LOS ANGELES – The longer Ron Artest(notes) talked, the more the contradictions tumbled out of his mouth. This hadn’t been impressive to him on Sunday. You’re kidding, right? Once, Artest reminded, he had held Latrell Sprewell without a basket. Everyone used to fear Ron-Ron, but there was the NBA suspension, the exile to the Sacramento Kings and it started to feel like the best years of his basketball life had been lost.
No, this was nothing. Nothing at all. Here at Staples Center, Artest sold the climbing inside the body and mind of Oklahoma City’s Kevin Durant(notes) as an ordinary course of basketball business for his most extraordinary old self.
"If someone else did that, they'd be happy," Artest insisted. He was talking about Durant's air balls, the flustered forces and misses. "I've been guarding the best player my whole career. … I'm not going to fool myself and think that I did anything special."
Only Artest kept talking, and the question came, "Do you think that this was a dominant defensive performance?" And finally a sheepish smile crept slowly across his lips. The crowd of reporters had mostly come and gone outside his locker, and now Artest no longer resisted the story angles of him shutting down Oklahoma City's young star with coyness.
He liked that word now.
He liked it a lot.
"Actually, it might have been," Artest said.
Oh, Artest loved this performance. Just loved it. He'll never be one of the chosen ones like Durant, one of the NBA's billboard players. Only, he can make life miserable for them. That's why he's a Laker now. That's why GM Mitch Kupchak and coach Phil Jackson believed he could make an NBA champion even better. That's why Artest for Trevor Ariza(notes) was a wise roster exchange, why it was always designed to pay its most prosperous benefits in the playoffs.
All alone, Artest introduced Durant to playoff basketball. He pushed and pulled and grinded him. He tangled his arms and tested his patience and pushed him farther and farther back to the 3-point line. Durant missed 17 of 24 shots – "I was frustrated," he confessed later – and he never had a chance to steal the Lakers' 87-79 victory in Game 1 of the best-of-seven series.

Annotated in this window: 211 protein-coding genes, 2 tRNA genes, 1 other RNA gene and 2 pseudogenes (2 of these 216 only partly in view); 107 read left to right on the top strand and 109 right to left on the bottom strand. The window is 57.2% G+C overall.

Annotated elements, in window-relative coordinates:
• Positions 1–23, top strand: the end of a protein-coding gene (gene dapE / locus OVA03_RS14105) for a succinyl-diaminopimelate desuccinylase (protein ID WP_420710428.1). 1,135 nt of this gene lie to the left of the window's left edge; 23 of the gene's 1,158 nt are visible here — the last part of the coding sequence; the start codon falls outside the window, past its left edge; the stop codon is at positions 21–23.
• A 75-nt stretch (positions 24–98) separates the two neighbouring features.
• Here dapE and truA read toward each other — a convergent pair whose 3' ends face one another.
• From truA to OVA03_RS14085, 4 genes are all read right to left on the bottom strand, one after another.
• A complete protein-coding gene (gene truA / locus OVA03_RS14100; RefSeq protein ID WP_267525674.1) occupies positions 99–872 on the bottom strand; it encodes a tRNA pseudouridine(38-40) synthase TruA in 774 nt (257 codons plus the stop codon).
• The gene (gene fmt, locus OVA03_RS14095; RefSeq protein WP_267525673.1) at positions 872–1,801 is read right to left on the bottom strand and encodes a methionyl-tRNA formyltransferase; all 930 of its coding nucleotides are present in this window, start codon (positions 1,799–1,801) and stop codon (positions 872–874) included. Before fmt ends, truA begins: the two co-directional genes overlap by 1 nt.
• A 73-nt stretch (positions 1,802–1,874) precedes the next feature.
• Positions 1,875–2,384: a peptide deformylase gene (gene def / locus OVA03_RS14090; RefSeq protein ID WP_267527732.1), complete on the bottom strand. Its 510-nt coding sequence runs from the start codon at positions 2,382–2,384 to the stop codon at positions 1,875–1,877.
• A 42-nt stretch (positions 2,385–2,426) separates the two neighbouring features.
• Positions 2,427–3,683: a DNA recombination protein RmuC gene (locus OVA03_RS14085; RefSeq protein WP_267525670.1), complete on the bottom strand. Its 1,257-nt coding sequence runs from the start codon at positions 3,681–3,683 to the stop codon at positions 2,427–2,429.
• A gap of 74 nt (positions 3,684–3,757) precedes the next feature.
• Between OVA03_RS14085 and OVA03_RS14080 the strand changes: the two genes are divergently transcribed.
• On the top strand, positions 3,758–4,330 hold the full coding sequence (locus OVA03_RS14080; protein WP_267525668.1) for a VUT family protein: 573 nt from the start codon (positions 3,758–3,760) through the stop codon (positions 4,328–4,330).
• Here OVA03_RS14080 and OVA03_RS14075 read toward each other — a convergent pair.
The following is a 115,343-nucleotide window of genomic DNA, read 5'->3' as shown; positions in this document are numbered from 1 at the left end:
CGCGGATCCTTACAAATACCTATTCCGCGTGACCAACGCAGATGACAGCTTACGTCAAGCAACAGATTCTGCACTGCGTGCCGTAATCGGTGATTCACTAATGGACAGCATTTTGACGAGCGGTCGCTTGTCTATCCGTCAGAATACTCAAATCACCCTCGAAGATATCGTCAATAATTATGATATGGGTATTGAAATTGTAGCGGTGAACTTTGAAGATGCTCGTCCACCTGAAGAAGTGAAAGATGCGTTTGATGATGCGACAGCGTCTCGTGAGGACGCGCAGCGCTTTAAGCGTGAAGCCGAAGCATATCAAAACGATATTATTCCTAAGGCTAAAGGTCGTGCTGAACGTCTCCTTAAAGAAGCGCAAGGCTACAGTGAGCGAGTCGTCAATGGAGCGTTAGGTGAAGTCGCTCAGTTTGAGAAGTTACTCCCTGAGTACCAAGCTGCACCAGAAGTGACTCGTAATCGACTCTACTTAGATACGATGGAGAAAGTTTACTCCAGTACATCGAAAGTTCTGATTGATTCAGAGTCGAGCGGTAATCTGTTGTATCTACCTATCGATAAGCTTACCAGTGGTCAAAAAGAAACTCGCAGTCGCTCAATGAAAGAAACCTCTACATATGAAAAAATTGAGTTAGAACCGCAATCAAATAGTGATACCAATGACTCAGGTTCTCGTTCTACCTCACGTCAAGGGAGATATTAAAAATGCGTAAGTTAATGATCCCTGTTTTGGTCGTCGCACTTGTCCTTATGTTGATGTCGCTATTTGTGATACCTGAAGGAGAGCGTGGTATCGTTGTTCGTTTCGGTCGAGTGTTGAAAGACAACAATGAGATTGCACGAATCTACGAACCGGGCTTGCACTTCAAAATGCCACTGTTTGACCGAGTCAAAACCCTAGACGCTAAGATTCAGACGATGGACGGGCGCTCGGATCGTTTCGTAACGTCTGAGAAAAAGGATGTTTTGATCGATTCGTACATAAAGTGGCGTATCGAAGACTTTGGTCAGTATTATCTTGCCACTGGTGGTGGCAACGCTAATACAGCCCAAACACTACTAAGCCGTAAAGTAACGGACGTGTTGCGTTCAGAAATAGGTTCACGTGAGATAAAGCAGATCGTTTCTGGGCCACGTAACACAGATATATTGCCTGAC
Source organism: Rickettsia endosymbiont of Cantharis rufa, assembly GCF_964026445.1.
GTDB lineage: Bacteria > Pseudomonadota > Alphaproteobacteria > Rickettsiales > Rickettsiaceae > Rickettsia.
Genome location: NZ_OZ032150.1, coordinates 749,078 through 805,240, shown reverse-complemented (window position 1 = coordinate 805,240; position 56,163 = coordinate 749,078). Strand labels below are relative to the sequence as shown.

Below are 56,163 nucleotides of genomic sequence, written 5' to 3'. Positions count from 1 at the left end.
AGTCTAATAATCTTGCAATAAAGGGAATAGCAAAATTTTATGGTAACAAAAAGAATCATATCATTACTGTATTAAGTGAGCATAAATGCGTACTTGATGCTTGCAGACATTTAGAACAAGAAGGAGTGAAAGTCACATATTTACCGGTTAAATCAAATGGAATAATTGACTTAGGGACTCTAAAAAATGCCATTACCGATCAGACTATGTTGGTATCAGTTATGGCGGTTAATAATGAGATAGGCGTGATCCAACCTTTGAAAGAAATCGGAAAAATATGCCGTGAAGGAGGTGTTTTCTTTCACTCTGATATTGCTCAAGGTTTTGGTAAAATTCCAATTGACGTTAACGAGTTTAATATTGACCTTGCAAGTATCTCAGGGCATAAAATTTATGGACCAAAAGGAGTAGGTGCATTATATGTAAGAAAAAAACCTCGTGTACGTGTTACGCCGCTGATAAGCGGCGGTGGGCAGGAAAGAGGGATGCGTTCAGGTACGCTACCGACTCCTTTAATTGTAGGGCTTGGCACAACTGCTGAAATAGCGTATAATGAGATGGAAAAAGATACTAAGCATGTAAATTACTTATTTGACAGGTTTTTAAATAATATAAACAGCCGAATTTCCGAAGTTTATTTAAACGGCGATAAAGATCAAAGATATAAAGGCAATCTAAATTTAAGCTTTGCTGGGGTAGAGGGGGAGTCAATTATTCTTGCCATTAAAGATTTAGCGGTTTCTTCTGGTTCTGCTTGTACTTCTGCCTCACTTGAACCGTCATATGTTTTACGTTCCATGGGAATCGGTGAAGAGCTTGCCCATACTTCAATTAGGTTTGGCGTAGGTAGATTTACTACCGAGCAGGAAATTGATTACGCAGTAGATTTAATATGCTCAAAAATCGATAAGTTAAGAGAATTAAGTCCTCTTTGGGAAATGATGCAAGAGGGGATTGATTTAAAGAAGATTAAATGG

Perhaps Artest always knew there would be no true judgment of him until spring. Artest walked into the defending champions, replaced a burgeoning young talent in Ariza and felt lost for much of the season. He knew he had to sacrifice his offense, but how much? Sometimes, he felt as if he gave back too much of himself. The indoctrination into the triangle is a perplexing process for everyone, and he's still learning his way within it.
Odom introduced him to the Lakers' way of sacrifice. Who has given more of his game than him? They came out of the Queens borough of New York together, out of troubled childhoods, tumultuous twenties and into NBA stardom. They've had issues, baggage, but they made it to become indispensable thirtysomethings, sacrificing scoring to chase championships with L.A. In a lot of ways, Odom is much more constituted as a person and a player to blend into the Lakers. Odom doesn't crave the light, but Artest? He goes toward it like a moth.
"We tried to tell him not to feel the pressure, that we got too many good players for him to feel pressure," Odom said. "There's so much talent around this locker room, it's not like we say, 'OK, you've got to replace Trev, you've got to win the championship, now take the ball and take on all five on the other side.' "
The Lakers could've lived without Artest missing seven of eight 3-pointers. So it goes with him. What Artest wants is what he's always wanted: attention. Sometimes, he has done terrible things to get it. He went into the stands and started that epic brawl in Auburn Hills, Mich. He has lost his cool with coaches and teammates, with referees and opponents.
When people considered the possibility of the postseason's first suspension for an ill-intended elbow, Artest would've ranked high with Boston's Kevin Garnett(notes). Eventually, everyone expected Artest to combust in Los Angeles this season. Hasn't happened yet, and now Artest will have to prove that the pressure of earning his varsity letter with the Lakers won't push him over the edge now.
History has shown Artest's ability to wear down a man over the length of a playoff series, and the story line for Game 2 will be all about Ron-Ron and the youngest scoring champion in NBA history. Nothing fuels Artest's ferocity like knowing all eyes are on him.
He dyed his hair gold for the playoffs, and says there are more colors on the way.
Why, someone asked.
"I like when people talk bad about me."
He thought again for a moment, and corrected himself. Finally, the coyness and contradictions were gone and he spoke to a simpler, singular truth.
"I like when people talk about me," Ron Artest said.